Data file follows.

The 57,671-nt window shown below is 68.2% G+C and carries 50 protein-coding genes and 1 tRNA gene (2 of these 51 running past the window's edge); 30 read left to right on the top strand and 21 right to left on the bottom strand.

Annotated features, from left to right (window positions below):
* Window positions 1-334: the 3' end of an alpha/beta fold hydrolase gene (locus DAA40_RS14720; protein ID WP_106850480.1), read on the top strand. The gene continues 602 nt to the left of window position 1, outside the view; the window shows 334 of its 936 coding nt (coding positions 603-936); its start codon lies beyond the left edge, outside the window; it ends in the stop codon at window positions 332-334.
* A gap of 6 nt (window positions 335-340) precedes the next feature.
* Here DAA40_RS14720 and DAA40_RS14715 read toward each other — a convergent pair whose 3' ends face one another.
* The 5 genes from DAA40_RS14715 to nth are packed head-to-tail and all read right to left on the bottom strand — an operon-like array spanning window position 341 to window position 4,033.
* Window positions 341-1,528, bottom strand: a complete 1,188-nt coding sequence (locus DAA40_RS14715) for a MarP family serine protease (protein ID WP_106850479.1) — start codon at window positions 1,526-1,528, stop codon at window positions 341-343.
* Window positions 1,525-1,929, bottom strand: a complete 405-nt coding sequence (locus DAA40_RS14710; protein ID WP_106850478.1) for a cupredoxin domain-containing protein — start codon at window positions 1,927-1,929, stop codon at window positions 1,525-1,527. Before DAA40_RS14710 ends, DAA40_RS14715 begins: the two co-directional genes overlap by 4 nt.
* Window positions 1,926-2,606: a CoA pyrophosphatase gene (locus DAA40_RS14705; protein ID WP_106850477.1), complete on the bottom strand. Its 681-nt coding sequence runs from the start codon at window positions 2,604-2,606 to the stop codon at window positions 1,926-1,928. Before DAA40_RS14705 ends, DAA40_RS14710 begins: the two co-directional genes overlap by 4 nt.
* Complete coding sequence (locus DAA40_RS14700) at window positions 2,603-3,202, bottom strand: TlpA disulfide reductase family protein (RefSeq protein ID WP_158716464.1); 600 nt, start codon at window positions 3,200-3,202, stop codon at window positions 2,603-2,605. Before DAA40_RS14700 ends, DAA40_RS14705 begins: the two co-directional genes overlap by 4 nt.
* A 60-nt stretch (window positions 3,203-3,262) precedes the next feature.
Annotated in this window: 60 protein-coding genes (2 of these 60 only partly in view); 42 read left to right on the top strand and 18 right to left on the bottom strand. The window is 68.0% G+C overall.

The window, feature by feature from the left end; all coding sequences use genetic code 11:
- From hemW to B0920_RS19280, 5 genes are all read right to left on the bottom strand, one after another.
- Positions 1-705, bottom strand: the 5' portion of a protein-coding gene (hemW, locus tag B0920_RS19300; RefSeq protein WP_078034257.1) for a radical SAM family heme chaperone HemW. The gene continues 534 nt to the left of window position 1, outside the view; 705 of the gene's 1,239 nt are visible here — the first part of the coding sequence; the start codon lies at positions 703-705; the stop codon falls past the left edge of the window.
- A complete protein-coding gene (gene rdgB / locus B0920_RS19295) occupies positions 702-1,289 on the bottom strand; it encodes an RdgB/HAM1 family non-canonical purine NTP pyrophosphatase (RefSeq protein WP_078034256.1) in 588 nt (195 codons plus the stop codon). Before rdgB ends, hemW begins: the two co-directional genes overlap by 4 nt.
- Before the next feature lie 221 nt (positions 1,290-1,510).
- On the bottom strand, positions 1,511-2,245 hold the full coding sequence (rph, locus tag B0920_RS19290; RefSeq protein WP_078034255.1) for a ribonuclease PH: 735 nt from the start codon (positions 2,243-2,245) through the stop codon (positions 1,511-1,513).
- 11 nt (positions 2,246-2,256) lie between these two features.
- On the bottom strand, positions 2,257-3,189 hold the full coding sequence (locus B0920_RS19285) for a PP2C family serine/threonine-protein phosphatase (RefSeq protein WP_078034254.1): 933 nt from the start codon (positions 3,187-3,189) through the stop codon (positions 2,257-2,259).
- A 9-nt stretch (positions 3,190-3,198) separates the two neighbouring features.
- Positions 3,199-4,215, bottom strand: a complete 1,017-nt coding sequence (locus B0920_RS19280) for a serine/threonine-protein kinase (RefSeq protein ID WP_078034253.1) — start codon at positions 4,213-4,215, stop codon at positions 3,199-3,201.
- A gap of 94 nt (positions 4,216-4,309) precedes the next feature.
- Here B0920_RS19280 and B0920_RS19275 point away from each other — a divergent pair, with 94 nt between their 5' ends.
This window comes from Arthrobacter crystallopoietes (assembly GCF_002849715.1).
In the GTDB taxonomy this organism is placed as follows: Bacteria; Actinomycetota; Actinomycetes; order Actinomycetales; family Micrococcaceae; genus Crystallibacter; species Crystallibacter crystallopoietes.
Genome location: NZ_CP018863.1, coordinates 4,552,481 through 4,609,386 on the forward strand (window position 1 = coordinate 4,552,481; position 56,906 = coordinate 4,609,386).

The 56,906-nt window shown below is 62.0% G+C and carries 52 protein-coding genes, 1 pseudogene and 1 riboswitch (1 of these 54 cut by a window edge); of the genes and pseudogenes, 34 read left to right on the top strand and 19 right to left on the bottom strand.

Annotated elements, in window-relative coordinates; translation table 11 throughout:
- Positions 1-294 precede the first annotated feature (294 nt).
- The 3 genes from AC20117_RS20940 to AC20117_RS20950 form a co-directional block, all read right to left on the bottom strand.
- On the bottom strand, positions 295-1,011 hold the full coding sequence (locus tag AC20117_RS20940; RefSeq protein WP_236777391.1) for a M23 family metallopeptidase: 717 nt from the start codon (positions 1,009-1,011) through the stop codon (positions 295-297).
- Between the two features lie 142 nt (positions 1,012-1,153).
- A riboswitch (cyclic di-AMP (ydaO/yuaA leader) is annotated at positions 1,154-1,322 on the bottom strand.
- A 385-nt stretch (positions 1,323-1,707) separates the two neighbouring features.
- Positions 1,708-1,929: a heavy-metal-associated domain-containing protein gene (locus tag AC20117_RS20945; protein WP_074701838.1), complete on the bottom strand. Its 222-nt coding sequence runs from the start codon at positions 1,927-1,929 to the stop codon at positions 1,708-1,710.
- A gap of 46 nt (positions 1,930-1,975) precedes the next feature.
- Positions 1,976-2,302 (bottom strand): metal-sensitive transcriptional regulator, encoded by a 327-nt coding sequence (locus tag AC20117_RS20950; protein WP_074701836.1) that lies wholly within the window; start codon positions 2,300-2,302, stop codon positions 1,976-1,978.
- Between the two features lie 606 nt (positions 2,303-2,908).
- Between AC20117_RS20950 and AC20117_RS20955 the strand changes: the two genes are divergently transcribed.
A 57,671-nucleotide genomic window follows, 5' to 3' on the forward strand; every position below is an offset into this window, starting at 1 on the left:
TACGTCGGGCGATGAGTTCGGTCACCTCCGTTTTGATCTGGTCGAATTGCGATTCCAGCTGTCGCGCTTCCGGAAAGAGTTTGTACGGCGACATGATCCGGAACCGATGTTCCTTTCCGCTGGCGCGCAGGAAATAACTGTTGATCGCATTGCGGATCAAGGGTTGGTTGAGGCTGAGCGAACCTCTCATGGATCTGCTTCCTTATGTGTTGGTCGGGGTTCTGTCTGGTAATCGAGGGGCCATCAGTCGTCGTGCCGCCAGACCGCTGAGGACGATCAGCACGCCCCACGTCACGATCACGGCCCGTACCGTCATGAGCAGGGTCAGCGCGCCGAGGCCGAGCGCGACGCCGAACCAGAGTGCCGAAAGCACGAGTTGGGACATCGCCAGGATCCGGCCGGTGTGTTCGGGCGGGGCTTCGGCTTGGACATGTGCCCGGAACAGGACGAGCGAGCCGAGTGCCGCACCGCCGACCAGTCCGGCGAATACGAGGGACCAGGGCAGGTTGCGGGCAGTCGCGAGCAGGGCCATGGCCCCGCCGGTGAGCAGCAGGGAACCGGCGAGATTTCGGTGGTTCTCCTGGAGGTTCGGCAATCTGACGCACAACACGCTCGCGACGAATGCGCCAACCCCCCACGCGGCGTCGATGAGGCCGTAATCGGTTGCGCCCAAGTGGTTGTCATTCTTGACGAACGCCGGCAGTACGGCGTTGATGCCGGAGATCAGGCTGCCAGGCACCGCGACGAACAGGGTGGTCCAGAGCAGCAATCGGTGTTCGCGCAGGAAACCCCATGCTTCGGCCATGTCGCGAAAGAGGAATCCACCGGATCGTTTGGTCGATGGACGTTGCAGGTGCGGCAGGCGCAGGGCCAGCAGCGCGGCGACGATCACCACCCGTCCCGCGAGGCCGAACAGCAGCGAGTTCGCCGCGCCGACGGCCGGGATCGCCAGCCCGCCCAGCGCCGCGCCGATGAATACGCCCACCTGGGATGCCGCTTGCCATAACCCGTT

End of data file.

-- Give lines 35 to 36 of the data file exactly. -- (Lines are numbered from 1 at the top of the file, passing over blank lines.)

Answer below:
- A 385-nt stretch (positions 1,323-1,707) separates the two neighbouring features.
- Positions 1,708-1,929: a heavy-metal-associated domain-containing protein gene (locus tag AC20117_RS20945; protein WP_074701838.1), complete on the bottom strand. Its 222-nt coding sequence runs from the start codon at positions 1,927-1,929 to the stop codon at positions 1,708-1,710.